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News archive for November 7, 2012

Fatal work place mishap results in many charges

Yukon officials have laid more than a dozen charges in connection with a fatal accident last year where a local tire shop employee was crushed by a truck he was working on.

By Ashley Joannou on November 7, 2012 at 3:42 pm

Yukon officials have laid more than a dozen charges in connection with a fatal accident last year where a local tire shop employee was crushed by a truck he was working on.

On the afternoon of Nov. 15, 2011, Denis Chabot, an employee at Integra Tire off Industrial Road, was servicing a North 60 Petro truck.

The 34-year-old had been putting slits in the tri-axle vehicle’s tires to give it better traction on ice and snow.

After having completed the work, he went and told his supervisor that the vehicle was ready for pick-up.

He said he would go out and do a final check on the vehicle before the owner came to pick it up.

When a worker from North 60 arrived, he found the vehicle idling, climbed into it and drove it away.

Chabot was partially under the vehicle and suffered fatal crush injuries when the vehicle moved.

A total of 14 charges have been laid and were first read into territorial court Tuesday.

Both companies involved, North 60 and Integra Tire — listed in the documents as Yukon Tire Centre Inc. — have been charged.

Two supervisors, Frank Taylor with North 60 and Paul Bubiak with Integra Tire, are facing charges of their own.

Integra Tire is facing five charges under the Occupational Health and Safety Act.

The company is charged with failing to effectively control the truck when a worker could be injured by an unexpected start-up, failing to effectively control the truck when it was shut down, and failing to stop and immobilize a machine or equipment which may endanger a worker.

The final two charges are related to the company’s safety procedures.

Integra Tire is charged with failing to develop safe, effective lockout procedures and failing to explain those procedures verbally and in writing.

North 60 is facing three charges.

Officials claim the company failed to adequately train a worker in the safe operation of the truck, failed to ensure a worker had demonstrated competency to a supervisor, and failed to ensure the operator did not move the truck until precautions were taken to protect the operator and any other worker from injury.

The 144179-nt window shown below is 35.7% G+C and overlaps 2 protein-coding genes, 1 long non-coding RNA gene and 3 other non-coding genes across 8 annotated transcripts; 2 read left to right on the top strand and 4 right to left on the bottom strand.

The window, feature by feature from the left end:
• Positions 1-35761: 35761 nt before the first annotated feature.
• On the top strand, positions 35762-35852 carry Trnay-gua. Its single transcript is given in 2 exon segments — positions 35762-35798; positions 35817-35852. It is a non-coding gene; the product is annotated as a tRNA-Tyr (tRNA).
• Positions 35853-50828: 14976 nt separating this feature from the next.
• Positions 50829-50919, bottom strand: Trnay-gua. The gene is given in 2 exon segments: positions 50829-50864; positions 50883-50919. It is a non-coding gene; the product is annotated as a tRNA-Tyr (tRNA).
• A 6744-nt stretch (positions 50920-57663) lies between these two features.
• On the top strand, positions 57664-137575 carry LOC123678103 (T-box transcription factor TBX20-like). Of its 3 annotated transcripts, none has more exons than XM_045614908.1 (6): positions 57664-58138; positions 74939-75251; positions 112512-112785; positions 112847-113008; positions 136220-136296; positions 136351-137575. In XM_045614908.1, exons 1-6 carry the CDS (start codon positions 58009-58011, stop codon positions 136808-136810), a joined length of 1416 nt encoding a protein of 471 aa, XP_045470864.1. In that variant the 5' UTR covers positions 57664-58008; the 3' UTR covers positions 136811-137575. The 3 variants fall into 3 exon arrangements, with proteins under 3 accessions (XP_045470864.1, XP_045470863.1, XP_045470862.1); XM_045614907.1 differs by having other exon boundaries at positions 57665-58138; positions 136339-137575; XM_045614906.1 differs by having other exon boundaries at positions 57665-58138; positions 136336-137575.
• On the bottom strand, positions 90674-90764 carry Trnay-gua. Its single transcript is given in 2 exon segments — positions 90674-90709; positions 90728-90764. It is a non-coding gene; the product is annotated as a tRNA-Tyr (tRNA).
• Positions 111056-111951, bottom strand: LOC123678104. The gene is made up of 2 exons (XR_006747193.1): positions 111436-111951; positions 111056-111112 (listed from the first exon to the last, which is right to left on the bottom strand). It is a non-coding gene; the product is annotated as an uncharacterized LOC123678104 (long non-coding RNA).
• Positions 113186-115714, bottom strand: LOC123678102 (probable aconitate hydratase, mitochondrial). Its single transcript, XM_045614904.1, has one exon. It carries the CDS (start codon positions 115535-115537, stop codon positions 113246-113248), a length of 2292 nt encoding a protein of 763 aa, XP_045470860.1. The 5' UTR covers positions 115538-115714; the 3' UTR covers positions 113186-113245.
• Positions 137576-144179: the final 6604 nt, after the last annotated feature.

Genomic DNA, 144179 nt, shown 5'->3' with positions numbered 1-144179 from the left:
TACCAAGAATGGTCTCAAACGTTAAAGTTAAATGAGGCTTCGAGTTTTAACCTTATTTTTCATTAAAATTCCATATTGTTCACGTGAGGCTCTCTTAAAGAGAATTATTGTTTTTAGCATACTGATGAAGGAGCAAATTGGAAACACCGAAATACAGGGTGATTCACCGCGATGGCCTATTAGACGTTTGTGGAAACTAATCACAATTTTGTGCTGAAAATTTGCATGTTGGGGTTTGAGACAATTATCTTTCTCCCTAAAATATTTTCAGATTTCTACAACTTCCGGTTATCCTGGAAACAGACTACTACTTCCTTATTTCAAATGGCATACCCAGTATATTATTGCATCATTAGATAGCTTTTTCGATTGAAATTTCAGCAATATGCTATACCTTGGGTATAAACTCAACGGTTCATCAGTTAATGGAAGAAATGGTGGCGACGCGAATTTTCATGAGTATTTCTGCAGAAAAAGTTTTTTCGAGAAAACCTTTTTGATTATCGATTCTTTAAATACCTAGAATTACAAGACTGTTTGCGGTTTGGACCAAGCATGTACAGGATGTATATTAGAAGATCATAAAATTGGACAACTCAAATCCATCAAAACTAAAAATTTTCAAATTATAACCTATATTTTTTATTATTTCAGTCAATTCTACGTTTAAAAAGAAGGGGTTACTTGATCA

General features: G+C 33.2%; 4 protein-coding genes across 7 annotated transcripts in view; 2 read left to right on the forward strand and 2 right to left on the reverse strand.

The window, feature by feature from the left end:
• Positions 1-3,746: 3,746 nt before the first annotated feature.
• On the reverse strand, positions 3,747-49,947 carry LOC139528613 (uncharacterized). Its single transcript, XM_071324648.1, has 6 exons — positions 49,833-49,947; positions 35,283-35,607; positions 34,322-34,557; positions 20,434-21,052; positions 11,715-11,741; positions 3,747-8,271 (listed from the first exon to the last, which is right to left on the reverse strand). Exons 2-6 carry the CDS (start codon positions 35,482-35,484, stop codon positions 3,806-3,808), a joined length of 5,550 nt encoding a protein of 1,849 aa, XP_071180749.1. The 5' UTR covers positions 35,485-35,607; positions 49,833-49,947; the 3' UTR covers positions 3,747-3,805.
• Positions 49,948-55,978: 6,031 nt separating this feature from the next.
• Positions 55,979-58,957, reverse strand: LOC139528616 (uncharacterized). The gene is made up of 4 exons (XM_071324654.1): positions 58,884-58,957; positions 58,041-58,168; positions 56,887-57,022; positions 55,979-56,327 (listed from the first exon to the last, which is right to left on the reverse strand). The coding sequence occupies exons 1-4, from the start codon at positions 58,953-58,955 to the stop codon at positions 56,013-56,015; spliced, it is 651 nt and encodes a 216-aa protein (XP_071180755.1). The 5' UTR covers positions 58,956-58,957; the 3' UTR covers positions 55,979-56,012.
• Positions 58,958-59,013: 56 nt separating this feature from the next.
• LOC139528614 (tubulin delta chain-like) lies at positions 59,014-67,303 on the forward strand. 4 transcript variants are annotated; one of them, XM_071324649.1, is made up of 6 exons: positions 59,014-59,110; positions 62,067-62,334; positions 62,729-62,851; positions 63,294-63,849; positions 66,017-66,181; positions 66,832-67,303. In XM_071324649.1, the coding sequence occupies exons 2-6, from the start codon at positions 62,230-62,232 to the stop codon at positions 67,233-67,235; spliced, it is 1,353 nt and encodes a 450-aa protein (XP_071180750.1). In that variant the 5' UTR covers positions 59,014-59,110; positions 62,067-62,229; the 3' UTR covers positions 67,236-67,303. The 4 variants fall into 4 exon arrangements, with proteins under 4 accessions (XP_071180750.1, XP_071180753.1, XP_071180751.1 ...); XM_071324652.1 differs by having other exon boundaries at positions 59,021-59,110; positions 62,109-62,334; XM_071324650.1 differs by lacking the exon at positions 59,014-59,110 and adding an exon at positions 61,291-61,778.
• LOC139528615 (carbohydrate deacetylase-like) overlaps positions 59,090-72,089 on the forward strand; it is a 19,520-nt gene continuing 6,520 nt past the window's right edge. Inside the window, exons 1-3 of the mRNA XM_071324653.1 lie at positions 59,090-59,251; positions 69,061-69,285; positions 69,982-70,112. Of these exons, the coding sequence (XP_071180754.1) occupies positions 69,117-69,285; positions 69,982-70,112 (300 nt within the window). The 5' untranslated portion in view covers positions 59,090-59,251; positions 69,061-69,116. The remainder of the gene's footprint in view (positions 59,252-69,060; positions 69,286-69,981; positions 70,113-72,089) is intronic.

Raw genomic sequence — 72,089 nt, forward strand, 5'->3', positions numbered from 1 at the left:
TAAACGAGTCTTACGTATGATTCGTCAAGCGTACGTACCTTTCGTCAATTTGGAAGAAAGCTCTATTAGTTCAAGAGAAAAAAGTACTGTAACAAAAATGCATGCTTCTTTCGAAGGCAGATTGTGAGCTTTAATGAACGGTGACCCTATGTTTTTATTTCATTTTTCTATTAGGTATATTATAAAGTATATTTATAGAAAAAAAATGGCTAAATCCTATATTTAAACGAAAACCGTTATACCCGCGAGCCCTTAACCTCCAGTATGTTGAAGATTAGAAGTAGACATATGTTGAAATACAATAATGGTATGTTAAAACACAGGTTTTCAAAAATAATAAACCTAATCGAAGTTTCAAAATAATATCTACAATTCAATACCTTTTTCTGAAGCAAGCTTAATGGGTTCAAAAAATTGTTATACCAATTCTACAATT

As for the supervisors, Taylor is facing two charges: that, as a supervisor, he failed to adequately train a worker in the safe operation of the truck and that he failed to ensure that when an equipment operator’s view of the work place is obstructed, that the operator not move the equipment.

Bubiak is charged with the same offence related to training.

He is also facing similar charges to his employer for failing to immobilize the truck and control it when it was shut down for maintenance work.

A man who loved the outdoors, Chabot had come to the Yukon about 10 years earlier from his home in Sherbrooke, in Quebec’s Eastern Townships.

CommentsAdd a comment

bobby bitman

Nov 7, 2012 at 4:56 pm

Too sad.  I know that all the infractions are legitimate, but, without forgetting about Denis and his family and friends, I feel badly for the co-workers and supervisors who are living this nightmare.  No doubt these charges have a pale impact in comparison to how they feel about the horrible loss of Denis Chabot.

MOT

Nov 9, 2012 at 5:21 pm

I really think that accidents like this that had no apparent willful negligence should not result in charges.  They should be analyzed and recommendations made so that they never occur again.  Simple things like taking the key out of ignition before any maintenance on vehicle. I fail to see how charges benefit society at all. Aviation accident investigations are structured mainly to prevent future mishaps for the same reason and end up being very informative.

One is to many

Nov 11, 2012 at 11:32 am

MOT. While I understand your reasoning I believe the exact opposite. Sometimes charges are the only thing that will make people in the wider community wake up to the importance of proper lockout or safety procedures in general. None of the procedures that would have prevented this particular incident are new and are in place at many companies, particularly those that are COR certified for example.
As someone who has lived through the death of my friend and coworker who was killed on the job here in the Yukon years back I know how devastating it is to everyone around, and have only sympathy for all involved in this case.
Unfortunately for my company it took the death of a worker as well as the accompanying investigation, charges, and resulting fines and OH&S orders before we took safety seriously. That shouldn’t have to happen so if the charges in this case make other employers realize the seriousness of maintaining a safe workplace and result in saving even one more life in the future they will be worth it.

Bill Campbell

Nov 12, 2012 at 5:55 pm

It is a sad fact that many Yukon companies give only the slightest regard for safety.  This will not change until someone has to pay the price for failing to comply with safety regulations.  It is so unfortunate that most companies require a terrible accident before they take safety seriously.  Companies that fail to properly train their workers or that fail at enforcing even the most basic safety rules should be punished to the utmost letter of the law, especially when lives are lost.

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